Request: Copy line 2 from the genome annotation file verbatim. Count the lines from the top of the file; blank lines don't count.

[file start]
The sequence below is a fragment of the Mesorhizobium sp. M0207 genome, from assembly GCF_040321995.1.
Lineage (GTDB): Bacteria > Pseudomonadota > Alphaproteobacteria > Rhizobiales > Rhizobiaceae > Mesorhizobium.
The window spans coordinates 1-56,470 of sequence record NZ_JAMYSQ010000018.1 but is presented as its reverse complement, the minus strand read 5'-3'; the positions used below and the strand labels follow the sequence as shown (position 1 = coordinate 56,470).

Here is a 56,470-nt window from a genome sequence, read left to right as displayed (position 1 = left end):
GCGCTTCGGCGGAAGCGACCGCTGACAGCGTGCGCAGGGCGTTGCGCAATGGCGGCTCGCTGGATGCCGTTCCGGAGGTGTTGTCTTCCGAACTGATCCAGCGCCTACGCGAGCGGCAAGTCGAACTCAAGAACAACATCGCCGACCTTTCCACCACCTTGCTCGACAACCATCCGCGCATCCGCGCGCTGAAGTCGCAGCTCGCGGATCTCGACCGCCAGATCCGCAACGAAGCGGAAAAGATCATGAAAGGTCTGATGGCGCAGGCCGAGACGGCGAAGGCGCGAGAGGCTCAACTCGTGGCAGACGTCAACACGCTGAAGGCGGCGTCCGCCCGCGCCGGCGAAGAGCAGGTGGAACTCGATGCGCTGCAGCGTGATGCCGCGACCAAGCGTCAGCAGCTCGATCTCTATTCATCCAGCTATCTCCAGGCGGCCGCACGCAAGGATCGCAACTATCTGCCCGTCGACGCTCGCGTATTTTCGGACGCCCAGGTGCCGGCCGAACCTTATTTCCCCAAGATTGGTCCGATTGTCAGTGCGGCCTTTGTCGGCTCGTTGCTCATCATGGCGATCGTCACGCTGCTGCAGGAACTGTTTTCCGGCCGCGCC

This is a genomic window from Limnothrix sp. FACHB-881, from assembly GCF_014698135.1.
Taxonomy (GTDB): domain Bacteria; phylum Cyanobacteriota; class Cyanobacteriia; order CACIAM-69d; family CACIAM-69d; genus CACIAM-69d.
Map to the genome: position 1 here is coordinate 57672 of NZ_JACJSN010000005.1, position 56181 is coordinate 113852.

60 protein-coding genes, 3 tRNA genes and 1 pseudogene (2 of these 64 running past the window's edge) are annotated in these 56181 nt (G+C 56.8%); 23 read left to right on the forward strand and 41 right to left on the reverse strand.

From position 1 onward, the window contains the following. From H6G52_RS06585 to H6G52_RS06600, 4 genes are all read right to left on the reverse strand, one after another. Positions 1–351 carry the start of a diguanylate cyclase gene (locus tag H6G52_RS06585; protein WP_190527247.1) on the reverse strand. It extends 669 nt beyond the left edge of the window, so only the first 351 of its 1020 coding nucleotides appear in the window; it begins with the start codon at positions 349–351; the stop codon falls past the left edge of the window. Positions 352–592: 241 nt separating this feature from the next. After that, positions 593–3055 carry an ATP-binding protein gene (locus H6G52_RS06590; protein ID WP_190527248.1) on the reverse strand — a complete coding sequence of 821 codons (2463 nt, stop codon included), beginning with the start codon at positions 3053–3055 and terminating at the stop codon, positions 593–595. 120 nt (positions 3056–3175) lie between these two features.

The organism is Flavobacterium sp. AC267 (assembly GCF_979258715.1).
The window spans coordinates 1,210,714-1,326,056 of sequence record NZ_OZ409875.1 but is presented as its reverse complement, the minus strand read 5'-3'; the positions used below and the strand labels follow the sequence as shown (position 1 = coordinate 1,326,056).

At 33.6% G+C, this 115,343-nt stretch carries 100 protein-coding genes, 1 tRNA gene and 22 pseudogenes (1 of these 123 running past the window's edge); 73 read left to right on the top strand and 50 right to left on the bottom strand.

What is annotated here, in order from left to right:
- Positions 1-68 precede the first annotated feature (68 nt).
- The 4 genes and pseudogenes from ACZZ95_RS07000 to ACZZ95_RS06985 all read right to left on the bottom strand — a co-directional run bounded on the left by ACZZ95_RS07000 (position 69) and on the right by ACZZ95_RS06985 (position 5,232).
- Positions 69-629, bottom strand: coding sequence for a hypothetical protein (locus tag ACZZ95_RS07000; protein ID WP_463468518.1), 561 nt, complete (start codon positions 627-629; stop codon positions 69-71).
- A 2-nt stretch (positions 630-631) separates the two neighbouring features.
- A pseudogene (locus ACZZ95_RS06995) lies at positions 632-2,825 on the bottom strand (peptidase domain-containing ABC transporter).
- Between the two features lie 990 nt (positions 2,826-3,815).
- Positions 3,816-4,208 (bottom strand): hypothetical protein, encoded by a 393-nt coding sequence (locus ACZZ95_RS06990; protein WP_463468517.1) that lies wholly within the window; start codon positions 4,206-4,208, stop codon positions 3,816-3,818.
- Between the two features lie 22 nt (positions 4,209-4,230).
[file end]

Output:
Lineage (GTDB): Bacteria > Pseudomonadota > Alphaproteobacteria > Rhizobiales > Rhizobiaceae > Mesorhizobium.